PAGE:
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    What Is Unstable Angina?

    Last updated 10 days ago

    Unstable angina is one of three types of acute coronary syndrome. Angina is another word for chest pain, and unstable angina is a departure from stable angina. It occurs when a new angina symptom presents itself and is considered a medical emergency.

    Stable angina is predictable chest pain. It is caused by the same activities, and the pain is at the same level each time it occurs. The same angina treatments are effective each time an episode takes place. Unstable angina occurs when the symptoms of stable angina change. This could mean a new activity causes chest pain or that the chest pain you’re used to experiencing with stable angina becomes more intense or lasts longer. It may also mean that previously effective treatments don’t work anymore.

    Unstable angina can lead to a heart attack and should be considered a medical emergency. Go to the ER at Tulane Medical Center in New Orleans for immediate care and access to our team of cardiologists. You can learn more about our cardiac care and all of our medical services by calling (504) 302-0664. 

    How to Prepare for Your First Appointment with a Cardiologist

    Last updated 18 days ago

    Your first appointment with a cardiologist is a great time to get answers to questions about your diagnosis and what to expect going forward with your care. The best way for both you and your cardiologist to get the most out of the appointment is for you to spend some time preparing to ask and answer as many questions as possible. If you have your first appointment with a cardiologist coming up, here are some ways to get ready for your appointment.

    Make a List of Your Medications

    Your cardiologist needs to know specific information about every medication you take, including over-the-counter medicines and vitamins. To make sure you don’t forget anything, write down the name of each medication, plus the dosage and how often you take it. You should also note the prescribing physician for each, in case your cardiologist needs to consult with him or her. Don’t leave anything out. Your medications could offer important clues about your symptoms and can influence how your doctor approaches your care.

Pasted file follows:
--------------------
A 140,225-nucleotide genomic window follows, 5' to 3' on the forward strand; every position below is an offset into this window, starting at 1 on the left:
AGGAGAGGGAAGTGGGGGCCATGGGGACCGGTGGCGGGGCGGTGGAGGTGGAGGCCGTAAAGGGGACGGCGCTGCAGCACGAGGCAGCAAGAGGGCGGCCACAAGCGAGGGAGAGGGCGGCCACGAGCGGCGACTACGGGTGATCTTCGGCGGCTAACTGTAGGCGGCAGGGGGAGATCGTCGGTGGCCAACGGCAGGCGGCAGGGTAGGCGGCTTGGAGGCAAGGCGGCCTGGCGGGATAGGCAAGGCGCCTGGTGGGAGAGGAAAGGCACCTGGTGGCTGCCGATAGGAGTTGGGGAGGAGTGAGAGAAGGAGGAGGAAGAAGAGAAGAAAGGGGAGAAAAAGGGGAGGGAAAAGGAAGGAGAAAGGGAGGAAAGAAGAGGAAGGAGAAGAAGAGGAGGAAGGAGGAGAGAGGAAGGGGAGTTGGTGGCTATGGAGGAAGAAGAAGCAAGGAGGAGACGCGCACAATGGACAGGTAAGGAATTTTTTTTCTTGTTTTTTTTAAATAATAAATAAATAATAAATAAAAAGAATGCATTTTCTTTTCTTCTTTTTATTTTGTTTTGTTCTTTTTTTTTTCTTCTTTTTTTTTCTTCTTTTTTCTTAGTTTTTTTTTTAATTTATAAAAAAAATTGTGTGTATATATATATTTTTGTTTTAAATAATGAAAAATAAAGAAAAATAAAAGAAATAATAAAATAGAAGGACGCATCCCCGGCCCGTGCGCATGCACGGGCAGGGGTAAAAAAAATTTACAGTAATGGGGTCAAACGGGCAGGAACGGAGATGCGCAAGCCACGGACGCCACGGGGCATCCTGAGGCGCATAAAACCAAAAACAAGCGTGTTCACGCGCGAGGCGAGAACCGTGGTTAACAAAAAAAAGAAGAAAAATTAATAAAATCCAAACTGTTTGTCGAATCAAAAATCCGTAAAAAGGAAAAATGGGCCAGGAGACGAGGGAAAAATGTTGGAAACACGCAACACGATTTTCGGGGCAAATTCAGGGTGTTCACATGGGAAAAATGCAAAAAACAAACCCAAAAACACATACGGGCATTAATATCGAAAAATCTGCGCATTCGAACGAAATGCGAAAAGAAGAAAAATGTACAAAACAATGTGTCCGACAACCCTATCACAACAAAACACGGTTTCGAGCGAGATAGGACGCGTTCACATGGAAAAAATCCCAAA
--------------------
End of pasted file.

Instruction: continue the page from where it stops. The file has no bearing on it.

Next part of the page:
Compile Medical Histories

    Your cardiologist will want to know information about your health history, so prepare a list of major surgical procedures as well as chronic medical conditions and information about when you were diagnosed. Bring your most recent lab and cardiac test results if possible. You should also be prepared to answer questions about your family members’ cardiac health. Be ready to tell your cardiologist about siblings, parents, children, grandparents, aunts, and uncles with high blood pressure, heart disease, high cholesterol, or diabetes.

    Prepare a List of Questions

    Being referred to a cardiologist is bound to bring up many questions, but it’s easy to forget them when you’re actually sitting in front of the doctor. Don’t miss this important opportunity to be active in your own care. Make a list of questions before your appointment and bring that list with you so you don’t forget anything.

    The cardiologists at Tulane Medical Center offer both pediatric and adult care to help you beat cardiac disease and live a heart-healthy life. We offer a full range of medical services in our New Orleans hospital. Learn more today by calling (504) 302-0664. 

    Reasons Your Doctor May Recommend Knee Replacement

    Last updated 24 days ago

    Knee replacement is one of the most common and successful surgical procedures performed in the United States today. After this orthopedic surgery, most patients are able to regain their mobility without the pain that had been holding them back. Is knee replacement right for you? Here is a look at a few of the reasons your orthopedic surgeon may recommend this procedure.

    Other Treatments Have Failed

    Knee replacement surgery is usually recommended when non-surgical remedies are either ineffective or become less effective in addressing your pain. Before knee replacement surgery, your doctor may recommend that you try things like resting your knee, undergoing physical therapy, taking pain medications, and having pain injections. If substantial relief is not achieved or maintained through these means, orthopedic surgery may be the best solution.

    Your Pain Is Severe